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shadow


  6  definitions  found 
 
  From  Webster's  Revised  Unabridged  Dictionary  (1913)  [web1913]: 
 
  Shadow  \Shad"ow\  (sh[a^]d"[-o]),  n.  [Originally  the  same  word  as 
  shade.  [root]162.  See  {Shade}.] 
  1.  Shade  within  defined  limits;  obscurity  or  deprivation  of 
  light,  apparent  on  a  surface,  and  representing  the  form  of 
  the  body  which  intercepts  the  rays  of  light;  as  the 
  shadow  of  a  man,  of  a  tree,  or  of  a  tower.  See  the  Note 
  under  {Shade},  n.,  1. 
 
  2.  Darkness;  shade;  obscurity. 
 
  Night's  sable  shadows  from  the  ocean  rise.  --Denham. 
 
  3.  A  shaded  place  shelter;  protection;  security. 
 
  In  secret  shadow  from  the  sunny  ray,  On  a  sweet  bed 
  of  lilies  softly  laid.  --Spenser. 
 
  4.  A  reflected  image,  as  in  a  mirror  or  in  water.  --Shak. 
 
  5.  That  which  follows  or  attends  a  person  or  thing  like  a 
  shadow;  an  inseparable  companion;  hence  an  obsequious 
  follower. 
 
  Sin  and  her  shadow  Death.  --Milton. 
 
  6.  A  spirit;  a  ghost;  a  shade;  a  phantom.  ``Hence,  horrible 
  shadow!''  --Shak. 
 
  7.  An  imperfect  and  faint  representation;  adumbration; 
  indistinct  image;  dim  bodying  forth;  hence  mystical 
  representation;  type 
 
  The  law  having  a  shadow  of  good  things  to  come 
  --Heb.  x.  1. 
 
  [Types]  and  shadows  of  that  destined  seed.  --Milton. 
 
  8.  A  small  degree;  a  shade.  ``No  variableness,  neither  shadow 
  of  turning.''  --James  i.  17. 
 
  9.  An  uninvited  guest  coming  with  one  who  is  invited.  [A 
  Latinism]  --Nares. 
 
  I  must  not  have  my  board  pastered  with  shadows  That 
  under  other  men's  protection  break  in  Without 
  invitement.  --Massinger. 
 
  {Shadow  of  death},  darkness  or  gloom  like  that  caused  by  the 
  presence  or  the  impending  of  death.  --Ps.  xxiii.  4. 
 
  From  Webster's  Revised  Unabridged  Dictionary  (1913)  [web1913]: 
 
  Shadow  \Shad"ow\,  v.  t.  [imp.  &  p.  p.  {Shadowed};  p.  pr  &  vb 
  n.  {Shadowing}.]  [OE.  shadowen,  AS  sceadwian  See  {adow},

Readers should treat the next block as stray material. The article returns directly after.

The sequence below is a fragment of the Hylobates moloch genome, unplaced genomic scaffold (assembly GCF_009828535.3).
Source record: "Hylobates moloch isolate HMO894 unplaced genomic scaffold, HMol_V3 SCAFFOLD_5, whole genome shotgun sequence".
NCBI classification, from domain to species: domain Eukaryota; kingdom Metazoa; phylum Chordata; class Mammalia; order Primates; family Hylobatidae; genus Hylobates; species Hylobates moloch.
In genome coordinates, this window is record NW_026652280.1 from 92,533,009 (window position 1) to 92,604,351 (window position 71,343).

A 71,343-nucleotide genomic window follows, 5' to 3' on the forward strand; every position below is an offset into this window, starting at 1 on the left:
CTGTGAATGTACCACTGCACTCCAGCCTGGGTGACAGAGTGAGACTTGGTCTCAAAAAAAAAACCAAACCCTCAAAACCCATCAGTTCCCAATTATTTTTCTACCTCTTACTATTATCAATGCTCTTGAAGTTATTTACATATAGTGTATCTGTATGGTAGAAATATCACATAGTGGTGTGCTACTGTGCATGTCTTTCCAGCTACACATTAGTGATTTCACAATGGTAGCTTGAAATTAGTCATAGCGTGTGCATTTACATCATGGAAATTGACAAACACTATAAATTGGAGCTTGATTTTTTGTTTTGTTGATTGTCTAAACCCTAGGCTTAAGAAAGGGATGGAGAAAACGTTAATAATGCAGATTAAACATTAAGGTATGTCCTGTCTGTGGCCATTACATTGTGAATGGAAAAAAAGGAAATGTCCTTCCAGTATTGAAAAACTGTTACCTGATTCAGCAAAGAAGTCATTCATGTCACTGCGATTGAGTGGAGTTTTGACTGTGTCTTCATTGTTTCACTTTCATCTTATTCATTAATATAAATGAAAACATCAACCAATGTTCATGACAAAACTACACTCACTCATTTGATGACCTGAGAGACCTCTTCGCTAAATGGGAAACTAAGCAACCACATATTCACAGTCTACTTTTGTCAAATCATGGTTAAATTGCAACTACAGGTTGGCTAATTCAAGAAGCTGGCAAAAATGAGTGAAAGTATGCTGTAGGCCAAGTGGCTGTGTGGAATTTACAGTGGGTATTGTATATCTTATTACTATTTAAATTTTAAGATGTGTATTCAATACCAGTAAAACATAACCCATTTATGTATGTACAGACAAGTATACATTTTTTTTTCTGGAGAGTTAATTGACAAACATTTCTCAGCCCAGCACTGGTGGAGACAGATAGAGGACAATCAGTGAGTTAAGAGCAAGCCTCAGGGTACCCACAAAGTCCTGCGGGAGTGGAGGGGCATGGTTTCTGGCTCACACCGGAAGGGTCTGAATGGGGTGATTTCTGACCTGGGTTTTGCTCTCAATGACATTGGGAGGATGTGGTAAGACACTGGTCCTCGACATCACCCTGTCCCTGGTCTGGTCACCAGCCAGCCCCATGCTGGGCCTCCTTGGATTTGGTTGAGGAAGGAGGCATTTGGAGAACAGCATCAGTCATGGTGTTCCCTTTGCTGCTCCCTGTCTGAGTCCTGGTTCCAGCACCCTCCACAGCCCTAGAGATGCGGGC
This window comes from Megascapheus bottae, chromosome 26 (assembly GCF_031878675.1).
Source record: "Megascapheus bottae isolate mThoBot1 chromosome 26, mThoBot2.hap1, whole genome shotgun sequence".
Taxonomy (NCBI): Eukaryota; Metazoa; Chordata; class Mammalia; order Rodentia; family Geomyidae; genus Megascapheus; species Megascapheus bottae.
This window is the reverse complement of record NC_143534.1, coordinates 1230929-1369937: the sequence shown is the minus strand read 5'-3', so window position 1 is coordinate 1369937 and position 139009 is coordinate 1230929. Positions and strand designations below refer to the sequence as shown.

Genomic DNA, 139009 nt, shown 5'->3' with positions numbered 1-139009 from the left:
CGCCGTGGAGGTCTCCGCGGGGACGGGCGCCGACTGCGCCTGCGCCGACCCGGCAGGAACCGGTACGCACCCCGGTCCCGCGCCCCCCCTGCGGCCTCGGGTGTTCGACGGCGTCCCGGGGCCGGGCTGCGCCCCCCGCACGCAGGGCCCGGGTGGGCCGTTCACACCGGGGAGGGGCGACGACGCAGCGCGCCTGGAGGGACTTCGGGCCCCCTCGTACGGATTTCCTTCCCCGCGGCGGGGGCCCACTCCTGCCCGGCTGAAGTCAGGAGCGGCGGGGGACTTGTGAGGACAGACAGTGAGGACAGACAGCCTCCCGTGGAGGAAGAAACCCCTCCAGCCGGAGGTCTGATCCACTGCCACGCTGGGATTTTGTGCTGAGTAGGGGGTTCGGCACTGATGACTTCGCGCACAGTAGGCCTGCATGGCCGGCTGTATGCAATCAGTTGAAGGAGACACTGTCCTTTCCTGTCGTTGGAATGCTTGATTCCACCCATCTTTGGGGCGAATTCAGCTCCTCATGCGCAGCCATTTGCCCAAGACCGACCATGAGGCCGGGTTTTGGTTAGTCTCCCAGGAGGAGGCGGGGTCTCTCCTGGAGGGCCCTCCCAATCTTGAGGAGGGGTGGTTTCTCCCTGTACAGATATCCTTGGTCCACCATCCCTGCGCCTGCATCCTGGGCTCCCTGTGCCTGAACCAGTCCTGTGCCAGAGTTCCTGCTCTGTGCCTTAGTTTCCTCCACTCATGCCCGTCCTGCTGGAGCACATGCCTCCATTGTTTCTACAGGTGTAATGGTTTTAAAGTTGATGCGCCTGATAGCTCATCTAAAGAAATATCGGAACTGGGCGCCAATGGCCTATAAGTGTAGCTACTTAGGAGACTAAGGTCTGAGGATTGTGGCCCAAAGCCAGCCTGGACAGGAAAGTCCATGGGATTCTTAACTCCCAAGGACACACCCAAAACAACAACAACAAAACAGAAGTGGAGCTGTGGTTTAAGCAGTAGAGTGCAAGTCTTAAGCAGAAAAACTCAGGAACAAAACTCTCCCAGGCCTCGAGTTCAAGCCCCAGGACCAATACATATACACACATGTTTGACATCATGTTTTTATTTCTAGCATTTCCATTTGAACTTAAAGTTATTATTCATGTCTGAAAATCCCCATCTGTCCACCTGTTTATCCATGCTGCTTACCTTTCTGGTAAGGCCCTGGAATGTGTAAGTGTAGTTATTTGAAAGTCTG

n.] 
  1.  To  cut  off  light  from  to  put  in  shade;  to  shade;  to  throw 
  a  shadow  upon  to  overspead  with  obscurity. 
 
  The  warlike  elf  much  wondered  at  this  tree,  So  fair 
  and  great,  that  shadowed  all  the  ground.  --Spenser. 
 
  2.  To  conceal;  to  hide;  to  screen.  [R.] 
 
  Let  every  soldier  hew  him  down  a  bough.  And  bear't 
  before  him  thereby  shall  we  shadow  The  numbers  of 
  our  host.  --Shak. 
 
  3.  To  protect;  to  shelter  from  danger;  to  shroud. 
 
  Shadowing  their  right  under  your  wings  of  war. 
  --Shak. 
 
  4.  To  mark  with  gradations  of  light  or  color;  to  shade. 
 
  5.  To  represent  faintly  or  imperfectly;  to  adumbrate;  hence 
  to  represent  typically. 
 
  Augustus  is  shadowed  in  the  person  of  [AE]neas. 
  --Dryden. 
 
  6.  To  cloud;  to  darken;  to  cast  a  gloom  over 
 
  The  shadowed  livery  of  the  burnished  sun.  --Shak. 
 
  Why  sad?  I  must  not  see  the  face  O  love  thus 
  shadowed.  --Beau.  &  Fl 
 
  7.  To  attend  as  closely  as  a  shadow;  to  follow  and  watch 
  closely,  especially  in  a  secret  or  unobserved  manner;  as 
  a  detective  shadows  a  criminal. 
 
  From  WordNet  r  1.6  [wn]: 
 
  shadow 
  n  1:  shade  within  clear  boundaries 
  2:  an  unilluminated  area;  "he  moved  off  into  the  darkness" 
  [syn:  {darkness},  {dark}] 
  3:  something  existing  in  perception  only:  "a  ghostly  apparition 
  at  midnight"  [syn:  {apparition},  {phantom}] 
  4:  a  premonition  of  something  adverse;  "a  shadow  over  his 
  happiness" 
  5:  a  clue  that  something  has  been  present;  "there  wasn't  a 
  trace  of  evidence  for  the  claim"  [syn:  {trace},  {vestige}] 
  6:  refuge  from  danger  or  observation;  "he  felt  secure  in  his 
  father's  shadow" 
  7:  a  detective  employed  to  follow  someone  and  report  their 
  movements  [syn:  {tail}] 
  8:  an  inseparable  companion;  "the  poor  child  was  his  mother's 
  shadow" 
  v  1:  follow  usually  without  the  person's  knowledge;  "The  police 
  are  shadowing  her" 
  2:  cast  a  shadow  over  [syn:  {shade},  {shade  off}] 
  3:  cast  a  shadow  [syn:  {overshadow},  {dwarf}] 
 
  From  U.S.  Gazetteer  (1990)  [gazetteer]: 
 
  Shadow,  VA 
  Zip  code(s):  23163 
 
  From  The  Free  On-line  Dictionary  of  Computing  (13  Mar  01)  [foldoc]: 
 
  SHADOW 
 
    A  {syntax}-directed  {compiler}  written  by  Barnett 
  and  Futrelle  in  1962.  It  was  the  predecessor  to  {SNOBOL}(?) 
 
  [Sammet  1969,  p.  448,  605]. 
 
  (1995-01-16) 
 
 
 
  From  Easton's  1897  Bible  Dictionary  [easton]: 
 
  Shadow 
  used  in  Col.  2:17;  Heb.  8:5;  10:1  to  denote  the  typical  relation 
  of  the  Jewish  to  the  Christian  dispensation. 
 




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